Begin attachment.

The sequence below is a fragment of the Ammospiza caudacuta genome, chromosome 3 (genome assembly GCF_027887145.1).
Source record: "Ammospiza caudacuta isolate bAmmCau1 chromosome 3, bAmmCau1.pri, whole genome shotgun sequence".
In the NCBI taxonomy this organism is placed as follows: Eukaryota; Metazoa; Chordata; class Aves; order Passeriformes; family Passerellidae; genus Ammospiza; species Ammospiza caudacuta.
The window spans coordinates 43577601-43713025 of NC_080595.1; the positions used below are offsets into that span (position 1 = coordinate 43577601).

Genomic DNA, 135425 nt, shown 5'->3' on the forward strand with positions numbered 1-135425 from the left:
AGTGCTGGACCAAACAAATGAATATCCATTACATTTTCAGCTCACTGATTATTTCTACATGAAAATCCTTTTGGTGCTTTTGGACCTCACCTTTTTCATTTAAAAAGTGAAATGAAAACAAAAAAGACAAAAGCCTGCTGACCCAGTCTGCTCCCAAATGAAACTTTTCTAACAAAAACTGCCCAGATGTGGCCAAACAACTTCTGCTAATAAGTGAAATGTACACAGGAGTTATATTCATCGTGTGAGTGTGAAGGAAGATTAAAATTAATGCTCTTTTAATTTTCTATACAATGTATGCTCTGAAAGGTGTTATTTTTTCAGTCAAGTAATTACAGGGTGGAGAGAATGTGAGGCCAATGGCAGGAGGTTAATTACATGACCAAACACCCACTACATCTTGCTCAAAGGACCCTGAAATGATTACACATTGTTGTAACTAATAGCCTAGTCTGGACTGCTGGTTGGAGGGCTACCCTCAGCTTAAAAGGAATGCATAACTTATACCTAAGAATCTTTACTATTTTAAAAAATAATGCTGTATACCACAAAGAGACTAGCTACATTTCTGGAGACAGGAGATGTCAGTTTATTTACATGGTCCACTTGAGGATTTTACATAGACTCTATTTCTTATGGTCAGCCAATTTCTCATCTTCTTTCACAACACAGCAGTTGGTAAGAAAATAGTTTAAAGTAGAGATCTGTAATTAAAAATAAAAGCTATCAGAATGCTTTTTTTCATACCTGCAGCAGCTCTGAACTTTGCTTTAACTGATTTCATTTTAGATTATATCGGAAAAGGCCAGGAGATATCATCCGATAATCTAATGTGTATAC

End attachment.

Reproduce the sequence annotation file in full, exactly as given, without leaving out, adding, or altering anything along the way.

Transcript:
The sequence below is a fragment of the Ammospiza caudacuta genome, chromosome 3 (genome assembly GCF_027887145.1).
Source record: "Ammospiza caudacuta isolate bAmmCau1 chromosome 3, bAmmCau1.pri, whole genome shotgun sequence".
In the NCBI taxonomy this organism is placed as follows: Eukaryota; Metazoa; Chordata; class Aves; order Passeriformes; family Passerellidae; genus Ammospiza; species Ammospiza caudacuta.
The window spans coordinates 43577601-43713025 of NC_080595.1; the positions used below are offsets into that span (position 1 = coordinate 43577601).

Genomic DNA, 135425 nt, shown 5'->3' on the forward strand with positions numbered 1-135425 from the left:
AGTGCTGGACCAAACAAATGAATATCCATTACATTTTCAGCTCACTGATTATTTCTACATGAAAATCCTTTTGGTGCTTTTGGACCTCACCTTTTTCATTTAAAAAGTGAAATGAAAACAAAAAAGACAAAAGCCTGCTGACCCAGTCTGCTCCCAAATGAAACTTTTCTAACAAAAACTGCCCAGATGTGGCCAAACAACTTCTGCTAATAAGTGAAATGTACACAGGAGTTATATTCATCGTGTGAGTGTGAAGGAAGATTAAAATTAATGCTCTTTTAATTTTCTATACAATGTATGCTCTGAAAGGTGTTATTTTTTCAGTCAAGTAATTACAGGGTGGAGAGAATGTGAGGCCAATGGCAGGAGGTTAATTACATGACCAAACACCCACTACATCTTGCTCAAAGGACCCTGAAATGATTACACATTGTTGTAACTAATAGCCTAGTCTGGACTGCTGGTTGGAGGGCTACCCTCAGCTTAAAAGGAATGCATAACTTATACCTAAGAATCTTTACTATTTTAAAAAATAATGCTGTATACCACAAAGAGACTAGCTACATTTCTGGAGACAGGAGATGTCAGTTTATTTACATGGTCCACTTGAGGATTTTACATAGACTCTATTTCTTATGGTCAGCCAATTTCTCATCTTCTTTCACAACACAGCAGTTGGTAAGAAAATAGTTTAAAGTAGAGATCTGTAATTAAAAATAAAAGCTATCAGAATGCTTTTTTTCATACCTGCAGCAGCTCTGAACTTTGCTTTAACTGATTTCATTTTAGATTATATCGGAAAAGGCCAGGAGATATCATCCGATAATCTAATGTGTATAC